Volt — A Volt is a measure of the electrical force that seems to push the current
along. Think of voltage as a lot of water stored in a high-water tank. Because the water tank is
high, the water will have more force behind it as it flows down the water pipe to your home.
This is why they put water tanks up high! If the same tank was placed at ground level, your
water pressure would not be as great. By the way, the symbols commonly used for voltage are
“E” or “V”
Ampere — An ampere is the unit used to measure the amount of electrical current.
Amperage is often referred to as “current” by electrical workers and engineers. Let’s go back to
our water tank. If the diameter of your pipe coming from the water tank is large, a lot of water
(amperage) will flow through the pipe. If the pipe’s diameter is small, a smaller amount of
water will flow through the pipe. If you need a lot of current (many amps) to operate your
equipment, you’ll need large wires to run the current or they’ll burn up! The symbol for
amperage is “I”.
Ohm — An ohm is the unit used to measure the opposition (a.k.a. resistance) to the flow of electrical current. This is pretty easy to understand. A small water pipe is going to oppose a lot of water from flowing. Relatively little water will be able to flow through the pipe. So, the pipe offers a high resistance to the flow of water. You can see that a large pipe would offer little resistance to the flow of water. Big pipe: a lot of water! It’s that simple. In an electrical circuit, components are usually sources of resistance. Any component that heats up due to electrical current is a source of resistance. The symbol for resistance is “R”
Alternating Current (AC) — An electric current that reverses its direction many times a second at regular intervals.
Ampere-Hour (Ah) — A unit of measure for battery capacity. It is obtained by multiplying the current (in amperes) by the time (in hours) during which current flows. For example, a battery which provides 5 amperes for 20 hours is said to deliver 100 ampere – hours.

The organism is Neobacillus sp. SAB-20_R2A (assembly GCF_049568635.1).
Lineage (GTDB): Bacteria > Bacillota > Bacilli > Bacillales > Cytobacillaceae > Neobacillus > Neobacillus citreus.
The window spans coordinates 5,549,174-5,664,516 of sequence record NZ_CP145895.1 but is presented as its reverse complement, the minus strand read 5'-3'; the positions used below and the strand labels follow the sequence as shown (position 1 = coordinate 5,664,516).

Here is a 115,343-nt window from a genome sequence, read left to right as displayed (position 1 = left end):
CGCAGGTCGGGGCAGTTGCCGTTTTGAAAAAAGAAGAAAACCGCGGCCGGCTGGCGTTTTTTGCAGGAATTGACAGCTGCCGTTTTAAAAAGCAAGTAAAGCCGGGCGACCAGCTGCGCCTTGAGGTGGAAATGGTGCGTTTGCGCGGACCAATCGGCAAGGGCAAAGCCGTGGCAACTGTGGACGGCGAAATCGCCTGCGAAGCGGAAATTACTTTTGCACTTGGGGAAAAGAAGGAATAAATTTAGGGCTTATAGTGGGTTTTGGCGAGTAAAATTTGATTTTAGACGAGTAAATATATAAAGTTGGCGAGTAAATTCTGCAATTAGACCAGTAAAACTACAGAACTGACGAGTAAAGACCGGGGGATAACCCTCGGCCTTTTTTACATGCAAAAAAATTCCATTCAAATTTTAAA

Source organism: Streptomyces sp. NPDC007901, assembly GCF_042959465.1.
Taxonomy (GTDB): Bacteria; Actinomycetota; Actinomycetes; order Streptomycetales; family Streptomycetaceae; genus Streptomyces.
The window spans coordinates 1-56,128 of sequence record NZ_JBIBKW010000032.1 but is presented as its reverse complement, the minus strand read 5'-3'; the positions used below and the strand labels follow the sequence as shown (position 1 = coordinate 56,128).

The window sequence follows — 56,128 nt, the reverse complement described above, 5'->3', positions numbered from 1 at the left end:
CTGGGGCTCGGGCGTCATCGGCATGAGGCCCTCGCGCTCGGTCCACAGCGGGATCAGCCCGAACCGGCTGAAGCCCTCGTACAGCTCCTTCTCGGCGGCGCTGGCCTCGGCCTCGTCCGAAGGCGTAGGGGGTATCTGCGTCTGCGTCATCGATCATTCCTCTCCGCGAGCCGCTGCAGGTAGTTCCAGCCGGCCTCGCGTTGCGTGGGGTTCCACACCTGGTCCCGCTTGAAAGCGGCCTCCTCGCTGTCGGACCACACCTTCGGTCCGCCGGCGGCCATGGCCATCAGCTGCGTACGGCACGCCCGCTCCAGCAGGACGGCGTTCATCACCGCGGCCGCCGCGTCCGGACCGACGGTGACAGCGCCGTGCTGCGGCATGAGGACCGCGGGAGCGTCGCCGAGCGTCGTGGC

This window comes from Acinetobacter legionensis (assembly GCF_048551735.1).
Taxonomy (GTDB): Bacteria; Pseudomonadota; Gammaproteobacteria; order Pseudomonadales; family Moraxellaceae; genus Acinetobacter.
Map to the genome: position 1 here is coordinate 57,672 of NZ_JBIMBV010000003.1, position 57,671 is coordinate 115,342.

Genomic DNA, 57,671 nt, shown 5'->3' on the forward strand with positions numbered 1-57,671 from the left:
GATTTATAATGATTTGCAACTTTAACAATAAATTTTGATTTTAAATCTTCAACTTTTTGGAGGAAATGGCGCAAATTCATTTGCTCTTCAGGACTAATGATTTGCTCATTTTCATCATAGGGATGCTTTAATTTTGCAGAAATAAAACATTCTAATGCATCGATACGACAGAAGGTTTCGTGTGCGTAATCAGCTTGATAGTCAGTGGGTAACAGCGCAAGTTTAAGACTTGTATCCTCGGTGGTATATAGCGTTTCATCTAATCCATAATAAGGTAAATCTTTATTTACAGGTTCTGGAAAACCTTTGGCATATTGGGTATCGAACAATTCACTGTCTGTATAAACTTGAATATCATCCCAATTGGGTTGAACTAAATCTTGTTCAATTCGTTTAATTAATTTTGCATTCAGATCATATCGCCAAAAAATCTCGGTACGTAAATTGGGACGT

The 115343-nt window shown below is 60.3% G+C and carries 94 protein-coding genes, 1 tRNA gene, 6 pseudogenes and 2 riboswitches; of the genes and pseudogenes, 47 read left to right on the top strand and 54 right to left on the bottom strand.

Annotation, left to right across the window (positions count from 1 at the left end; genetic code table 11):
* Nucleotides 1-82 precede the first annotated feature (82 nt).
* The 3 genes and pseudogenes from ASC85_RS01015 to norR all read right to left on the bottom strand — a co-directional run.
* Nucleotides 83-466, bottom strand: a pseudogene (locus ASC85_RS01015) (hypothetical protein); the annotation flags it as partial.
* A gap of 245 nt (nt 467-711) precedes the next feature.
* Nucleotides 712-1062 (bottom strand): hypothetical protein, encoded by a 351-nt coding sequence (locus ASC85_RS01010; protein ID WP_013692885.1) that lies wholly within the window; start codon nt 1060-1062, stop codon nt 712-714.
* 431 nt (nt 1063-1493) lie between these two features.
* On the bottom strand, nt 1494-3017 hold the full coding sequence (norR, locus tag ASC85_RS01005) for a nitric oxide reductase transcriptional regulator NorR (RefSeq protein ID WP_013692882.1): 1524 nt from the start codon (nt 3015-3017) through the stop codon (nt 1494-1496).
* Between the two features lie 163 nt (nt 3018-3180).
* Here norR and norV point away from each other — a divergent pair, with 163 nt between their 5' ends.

Armature — The movable part of a generator or motor. It is made up of conductors which rotate through a magnetic field to provide voltage or force by electromagnetic induction. The pivoted points in generator regulators are also called armatures.
Capacitance — The ability of a body to store an electrical charge. Measured in farads as the ratio of the electric charge of the object (Q, measured in coulombs) to the voltage across the object (V, measured in volts).
Circuit Breaker — An automatic device for stopping the flow of current in an electric circuit. To restore service, the circuit breaker must be reset (closed) after correcting the cause of the overload or failure. Circuit breakers are used in conjunction with protective relays to protect circuits from faults.
Conductor — Any material where electric current can flow freely. Conductive materials, such as metals, have a relatively low resistance. Copper and aluminum wire are the most common conductors.
Corona — A corona discharge is an electrical discharge brought on by the ionization of a fluid such as air surrounding a conductor that is electrically charged. Spontaneous corona discharges occur naturally in high-voltage systems unless care is taken to limit the electric field strength.